James Pethokoukis

Politics and policy from inside Washington

The reality behind the VAT

Apr 22, 2010 14:27 UTC

Over at the very fine TaxVox blog, Howard Gleckman writes a good explanatory piece on the current VAT debate. But this one  part really struck me:

Our current revenue system has reached its breaking point. To fix our terrible budget problem, we are going to have to cut spending. But we are also going to have to raise more revenue. And for the life of me, I don’t understand why we wouldn’t want to do so in the most efficient way possible. And that may lead us to a consumption tax in one form or another, Senate resolutions notwithstanding.

Me:  That was directed at conservative critics of the VAT.  Now from what I can tell, plenty of conservatives would have no problem with a VAT if it a) replaced the income tax and b) was designed to boost tax revenue by boosting economic growth.  And as far as a way of increasing the tax burden, the budget cuts are going to have to come first. Optimize government, try to quick the pace of GDP growth and then raise taxes if necessary.


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Passing financial reform is no miracle

Apr 22, 2010 14:08 UTC

Jonathan Chait over at TNR is strangely amazed that financial reform may happen:

What’s happening with financial reform right now is unlike anything that’s happened since I’ve been following American politics. Look at the fundamentals of the issue. This is a matter where a massive industry — one that accounts for close to half of all corporate profits — is adamantly opposed to new regulation. The merits of the issue are so mind-numbingly complex that even economists and policy wonks sound distinctly fuzzy on the details. Throw in a Republican Party that had pursued, with evident political success, a policy of total obstruction. I’d tell you this was a formula either for defeat or a toothless reform.

And yet a substantial reform now appears close to inevitable. It’s not a toothless reform — a set of derivative regulations more hawkish than anybody could have dreamed possible a couple weeks ago just passed through the Agriculture Committee. It’s one of those strange moments when the normal laws of politics have been suspended.

Me:  I am more amazed that given the magnitude of the financial crisis and the level of public rage, the banks weren’t broken up and turned into quasi-public utilities. But Wall Street can thank the White House for that. After passing the stimulus, it decided to focus on healthcare. Time passed, passions ebbed, and the lobbying effort cranked up. But the aftermath of the crisis (+Goldman) always made it likely that reform would pass.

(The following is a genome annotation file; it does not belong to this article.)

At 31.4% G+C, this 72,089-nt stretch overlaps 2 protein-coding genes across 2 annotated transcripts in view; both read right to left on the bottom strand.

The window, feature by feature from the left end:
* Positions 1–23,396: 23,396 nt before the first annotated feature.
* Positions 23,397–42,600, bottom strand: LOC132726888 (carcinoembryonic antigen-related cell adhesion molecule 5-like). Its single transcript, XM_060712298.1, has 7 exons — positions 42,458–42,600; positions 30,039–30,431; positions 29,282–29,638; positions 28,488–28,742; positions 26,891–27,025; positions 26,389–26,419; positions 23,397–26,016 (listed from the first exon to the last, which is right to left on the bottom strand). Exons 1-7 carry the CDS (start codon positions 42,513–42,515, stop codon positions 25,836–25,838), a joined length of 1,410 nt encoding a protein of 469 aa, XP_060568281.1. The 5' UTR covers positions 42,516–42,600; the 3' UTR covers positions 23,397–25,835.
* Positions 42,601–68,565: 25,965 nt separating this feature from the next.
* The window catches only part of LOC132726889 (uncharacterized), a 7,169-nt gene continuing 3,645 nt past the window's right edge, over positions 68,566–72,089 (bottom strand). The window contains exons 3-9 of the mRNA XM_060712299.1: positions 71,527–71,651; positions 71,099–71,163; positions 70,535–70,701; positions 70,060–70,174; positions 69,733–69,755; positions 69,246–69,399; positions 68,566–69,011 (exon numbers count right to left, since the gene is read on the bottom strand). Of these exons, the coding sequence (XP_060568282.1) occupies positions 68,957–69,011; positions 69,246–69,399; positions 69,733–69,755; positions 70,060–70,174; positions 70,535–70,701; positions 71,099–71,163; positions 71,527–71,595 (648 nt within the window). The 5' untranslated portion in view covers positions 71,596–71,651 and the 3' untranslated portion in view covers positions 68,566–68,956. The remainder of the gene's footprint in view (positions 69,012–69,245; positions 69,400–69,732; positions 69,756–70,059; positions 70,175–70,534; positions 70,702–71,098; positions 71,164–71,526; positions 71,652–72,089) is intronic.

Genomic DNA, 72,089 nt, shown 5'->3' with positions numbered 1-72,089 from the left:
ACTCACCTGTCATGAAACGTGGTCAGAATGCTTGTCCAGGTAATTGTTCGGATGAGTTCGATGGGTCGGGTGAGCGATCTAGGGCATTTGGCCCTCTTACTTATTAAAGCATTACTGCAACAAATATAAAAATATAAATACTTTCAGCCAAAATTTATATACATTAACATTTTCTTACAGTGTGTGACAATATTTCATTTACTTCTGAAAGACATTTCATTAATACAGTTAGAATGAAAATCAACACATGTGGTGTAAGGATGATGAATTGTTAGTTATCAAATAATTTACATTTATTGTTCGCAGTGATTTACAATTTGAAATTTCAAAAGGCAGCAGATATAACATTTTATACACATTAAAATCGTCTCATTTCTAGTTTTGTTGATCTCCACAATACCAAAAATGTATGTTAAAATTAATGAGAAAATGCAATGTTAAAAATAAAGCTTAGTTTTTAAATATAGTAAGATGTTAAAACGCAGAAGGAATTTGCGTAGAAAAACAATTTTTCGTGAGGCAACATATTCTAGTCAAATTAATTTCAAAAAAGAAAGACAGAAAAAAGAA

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The latest on Obama and the VAT

Apr 22, 2010 13:51 UTC

OK, here is what President Obama said on CNBC to reporter John Harwood about a value-added tax:

HARWOOD: If reducing consumption is a good idea, could you see the potential for a value-added tax in this country?

OBAMA: You know, I know that there has been a lot of talk around town lately about the value-added tax. That is something that has worked for some countries. It’s something that would be novel for the United States. And before I start saying that this makes sense or that makes sense, I want a better picture of what our options are. And my first priority is to figure out how can we reduce wasteful spending so that, you know, we have a baseline of the core services that we need and the government should provide, and then we decide how do we pay for that. As opposed to figuring out how much money can we raise and then not have to make some tough choices on the spending side.

Me: Well,  I certainly agree with the general principle that we should optimize government and then see how much money we need.  But the important thing here is that a) despite Ways & Means Chair Sander Levin badmouthing the idea and b) 85 Senate votes against the idea, c) the White House won’t rule the idea out. Not all.   I also noticed that  the NYTimes has yet to run a correction on Hardwood’s piece that the WH has run the numbers on how much they think a 5 percent VAT would raise (nearly $300 billion a year). That, despite the WH saying they have not done so. It should also be noted that Obama seems to be qualifying his pledge to not raise middle-class taxes as applying only to income taxes.


“Obama seems to be qualifying his pledge to not raise middle-class taxes as applying only to income taxes.”

He has to, because other wise he’s already broken it for all the smokers who are happily uninsured and like to go tanning.

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